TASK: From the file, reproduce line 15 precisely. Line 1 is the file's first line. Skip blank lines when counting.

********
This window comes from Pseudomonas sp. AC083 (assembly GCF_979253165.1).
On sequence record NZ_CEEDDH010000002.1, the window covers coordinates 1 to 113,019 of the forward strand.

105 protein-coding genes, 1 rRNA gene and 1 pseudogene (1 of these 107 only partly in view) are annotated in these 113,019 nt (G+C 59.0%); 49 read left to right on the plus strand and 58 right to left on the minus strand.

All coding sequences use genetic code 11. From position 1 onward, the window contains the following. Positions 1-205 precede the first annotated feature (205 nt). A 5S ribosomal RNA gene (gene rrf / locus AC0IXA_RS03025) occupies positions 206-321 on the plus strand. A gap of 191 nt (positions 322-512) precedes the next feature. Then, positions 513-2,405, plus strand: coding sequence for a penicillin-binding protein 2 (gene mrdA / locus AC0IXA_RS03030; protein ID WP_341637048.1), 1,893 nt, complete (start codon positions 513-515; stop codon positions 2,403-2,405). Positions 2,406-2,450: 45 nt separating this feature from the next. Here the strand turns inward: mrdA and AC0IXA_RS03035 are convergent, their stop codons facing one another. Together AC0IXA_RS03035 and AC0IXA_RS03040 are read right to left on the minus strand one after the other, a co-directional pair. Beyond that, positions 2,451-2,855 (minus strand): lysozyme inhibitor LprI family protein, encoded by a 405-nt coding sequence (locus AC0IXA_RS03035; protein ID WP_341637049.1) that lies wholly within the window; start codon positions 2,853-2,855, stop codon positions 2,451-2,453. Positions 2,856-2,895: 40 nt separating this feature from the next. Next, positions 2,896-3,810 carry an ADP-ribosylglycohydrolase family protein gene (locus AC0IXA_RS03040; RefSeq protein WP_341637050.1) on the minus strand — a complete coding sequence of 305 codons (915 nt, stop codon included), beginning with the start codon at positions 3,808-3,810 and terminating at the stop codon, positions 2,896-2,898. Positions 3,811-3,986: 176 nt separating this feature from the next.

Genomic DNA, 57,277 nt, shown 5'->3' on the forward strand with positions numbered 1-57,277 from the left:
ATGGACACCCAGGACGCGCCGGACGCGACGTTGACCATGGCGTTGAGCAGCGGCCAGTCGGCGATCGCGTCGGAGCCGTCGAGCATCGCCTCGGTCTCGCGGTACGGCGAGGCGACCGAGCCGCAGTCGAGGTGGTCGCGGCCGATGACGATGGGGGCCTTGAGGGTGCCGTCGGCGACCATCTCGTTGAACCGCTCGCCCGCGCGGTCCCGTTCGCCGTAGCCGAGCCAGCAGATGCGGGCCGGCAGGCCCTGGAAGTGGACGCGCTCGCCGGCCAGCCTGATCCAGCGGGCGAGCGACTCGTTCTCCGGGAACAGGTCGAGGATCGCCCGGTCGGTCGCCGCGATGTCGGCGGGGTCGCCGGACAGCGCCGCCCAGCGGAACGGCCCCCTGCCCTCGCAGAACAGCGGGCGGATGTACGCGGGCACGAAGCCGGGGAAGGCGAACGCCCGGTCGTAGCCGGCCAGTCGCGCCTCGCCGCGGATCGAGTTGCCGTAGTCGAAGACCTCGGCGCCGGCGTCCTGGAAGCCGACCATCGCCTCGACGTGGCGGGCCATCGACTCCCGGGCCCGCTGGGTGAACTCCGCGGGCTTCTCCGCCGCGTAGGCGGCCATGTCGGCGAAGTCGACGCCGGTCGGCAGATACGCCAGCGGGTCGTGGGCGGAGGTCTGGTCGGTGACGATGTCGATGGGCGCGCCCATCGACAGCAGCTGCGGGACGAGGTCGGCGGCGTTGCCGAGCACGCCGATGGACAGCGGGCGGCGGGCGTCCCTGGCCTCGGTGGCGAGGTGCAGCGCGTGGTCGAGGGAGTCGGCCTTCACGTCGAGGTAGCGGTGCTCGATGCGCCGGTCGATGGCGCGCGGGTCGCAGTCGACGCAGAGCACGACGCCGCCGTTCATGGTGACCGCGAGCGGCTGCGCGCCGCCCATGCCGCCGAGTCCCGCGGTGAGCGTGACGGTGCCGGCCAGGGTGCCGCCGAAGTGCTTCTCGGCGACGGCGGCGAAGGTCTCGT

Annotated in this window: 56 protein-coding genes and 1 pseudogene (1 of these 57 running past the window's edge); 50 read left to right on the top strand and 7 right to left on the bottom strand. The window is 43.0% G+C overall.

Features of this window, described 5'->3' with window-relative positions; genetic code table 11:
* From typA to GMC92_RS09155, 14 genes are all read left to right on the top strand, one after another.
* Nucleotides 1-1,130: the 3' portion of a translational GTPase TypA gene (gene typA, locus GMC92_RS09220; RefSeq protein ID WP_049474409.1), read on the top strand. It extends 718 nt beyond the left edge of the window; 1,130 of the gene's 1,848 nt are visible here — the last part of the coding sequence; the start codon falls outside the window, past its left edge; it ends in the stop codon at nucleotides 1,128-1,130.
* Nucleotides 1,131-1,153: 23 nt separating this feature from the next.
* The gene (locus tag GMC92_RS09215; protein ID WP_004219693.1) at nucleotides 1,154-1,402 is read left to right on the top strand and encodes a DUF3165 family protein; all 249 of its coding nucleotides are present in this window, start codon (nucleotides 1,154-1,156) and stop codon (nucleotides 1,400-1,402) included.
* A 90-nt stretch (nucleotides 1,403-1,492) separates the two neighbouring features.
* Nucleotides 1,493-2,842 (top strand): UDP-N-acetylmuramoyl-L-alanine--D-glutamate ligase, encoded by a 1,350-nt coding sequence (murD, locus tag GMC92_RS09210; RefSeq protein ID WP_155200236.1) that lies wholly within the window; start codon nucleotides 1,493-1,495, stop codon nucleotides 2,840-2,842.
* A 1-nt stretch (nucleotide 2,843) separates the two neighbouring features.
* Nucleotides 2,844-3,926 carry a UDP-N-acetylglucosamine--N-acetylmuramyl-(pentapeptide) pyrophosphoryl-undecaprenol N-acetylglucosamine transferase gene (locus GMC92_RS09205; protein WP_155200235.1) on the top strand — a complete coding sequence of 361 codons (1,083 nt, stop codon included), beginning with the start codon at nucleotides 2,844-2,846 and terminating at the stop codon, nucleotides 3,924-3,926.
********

* A 1-nt stretch (nucleotide 2,843) separates the two neighbouring features.